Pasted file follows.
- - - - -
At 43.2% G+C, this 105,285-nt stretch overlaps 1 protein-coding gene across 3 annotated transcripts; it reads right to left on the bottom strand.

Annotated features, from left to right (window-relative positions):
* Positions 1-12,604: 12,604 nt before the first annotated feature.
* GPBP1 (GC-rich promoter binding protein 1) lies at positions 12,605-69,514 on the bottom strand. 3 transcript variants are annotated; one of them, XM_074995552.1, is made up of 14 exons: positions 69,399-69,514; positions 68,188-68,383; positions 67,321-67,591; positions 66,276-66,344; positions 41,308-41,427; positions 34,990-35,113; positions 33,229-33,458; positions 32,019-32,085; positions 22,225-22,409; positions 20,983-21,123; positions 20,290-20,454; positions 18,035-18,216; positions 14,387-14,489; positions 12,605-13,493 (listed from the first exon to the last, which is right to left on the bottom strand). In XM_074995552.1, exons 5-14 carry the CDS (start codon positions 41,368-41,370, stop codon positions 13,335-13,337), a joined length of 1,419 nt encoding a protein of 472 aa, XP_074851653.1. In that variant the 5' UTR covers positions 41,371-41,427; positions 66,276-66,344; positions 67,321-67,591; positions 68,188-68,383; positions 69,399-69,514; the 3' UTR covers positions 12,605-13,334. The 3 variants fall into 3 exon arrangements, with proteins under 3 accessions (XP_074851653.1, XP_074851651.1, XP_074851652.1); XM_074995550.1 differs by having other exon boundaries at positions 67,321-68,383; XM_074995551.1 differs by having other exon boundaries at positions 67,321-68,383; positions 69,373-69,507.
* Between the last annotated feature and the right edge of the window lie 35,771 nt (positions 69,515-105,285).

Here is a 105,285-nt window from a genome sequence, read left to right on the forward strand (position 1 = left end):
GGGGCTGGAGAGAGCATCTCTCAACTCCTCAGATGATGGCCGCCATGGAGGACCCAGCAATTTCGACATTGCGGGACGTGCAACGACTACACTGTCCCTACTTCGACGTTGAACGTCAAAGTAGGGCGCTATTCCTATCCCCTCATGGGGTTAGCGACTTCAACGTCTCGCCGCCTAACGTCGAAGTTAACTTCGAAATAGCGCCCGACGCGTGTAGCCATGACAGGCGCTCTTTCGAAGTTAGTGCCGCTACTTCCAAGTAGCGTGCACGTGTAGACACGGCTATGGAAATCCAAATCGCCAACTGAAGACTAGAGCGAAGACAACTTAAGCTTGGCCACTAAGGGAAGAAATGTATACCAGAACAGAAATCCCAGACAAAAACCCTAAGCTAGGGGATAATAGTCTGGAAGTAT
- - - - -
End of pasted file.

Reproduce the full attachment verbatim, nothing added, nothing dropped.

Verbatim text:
At 43.2% G+C, this 105,285-nt stretch overlaps 1 protein-coding gene across 3 annotated transcripts; it reads right to left on the bottom strand.

Annotated features, from left to right (window-relative positions):
* Positions 1-12,604: 12,604 nt before the first annotated feature.
* GPBP1 (GC-rich promoter binding protein 1) lies at positions 12,605-69,514 on the bottom strand. 3 transcript variants are annotated; one of them, XM_074995552.1, is made up of 14 exons: positions 69,399-69,514; positions 68,188-68,383; positions 67,321-67,591; positions 66,276-66,344; positions 41,308-41,427; positions 34,990-35,113; positions 33,229-33,458; positions 32,019-32,085; positions 22,225-22,409; positions 20,983-21,123; positions 20,290-20,454; positions 18,035-18,216; positions 14,387-14,489; positions 12,605-13,493 (listed from the first exon to the last, which is right to left on the bottom strand). In XM_074995552.1, exons 5-14 carry the CDS (start codon positions 41,368-41,370, stop codon positions 13,335-13,337), a joined length of 1,419 nt encoding a protein of 472 aa, XP_074851653.1. In that variant the 5' UTR covers positions 41,371-41,427; positions 66,276-66,344; positions 67,321-67,591; positions 68,188-68,383; positions 69,399-69,514; the 3' UTR covers positions 12,605-13,334. The 3 variants fall into 3 exon arrangements, with proteins under 3 accessions (XP_074851653.1, XP_074851651.1, XP_074851652.1); XM_074995550.1 differs by having other exon boundaries at positions 67,321-68,383; XM_074995551.1 differs by having other exon boundaries at positions 67,321-68,383; positions 69,373-69,507.
* Between the last annotated feature and the right edge of the window lie 35,771 nt (positions 69,515-105,285).

Here is a 105,285-nt window from a genome sequence, read left to right on the forward strand (position 1 = left end):
GGGGCTGGAGAGAGCATCTCTCAACTCCTCAGATGATGGCCGCCATGGAGGACCCAGCAATTTCGACATTGCGGGACGTGCAACGACTACACTGTCCCTACTTCGACGTTGAACGTCAAAGTAGGGCGCTATTCCTATCCCCTCATGGGGTTAGCGACTTCAACGTCTCGCCGCCTAACGTCGAAGTTAACTTCGAAATAGCGCCCGACGCGTGTAGCCATGACAGGCGCTCTTTCGAAGTTAGTGCCGCTACTTCCAAGTAGCGTGCACGTGTAGACACGGCTATGGAAATCCAAATCGCCAACTGAAGACTAGAGCGAAGACAACTTAAGCTTGGCCACTAAGGGAAGAAATGTATACCAGAACAGAAATCCCAGACAAAAACCCTAAGCTAGGGGATAATAGTCTGGAAGTAT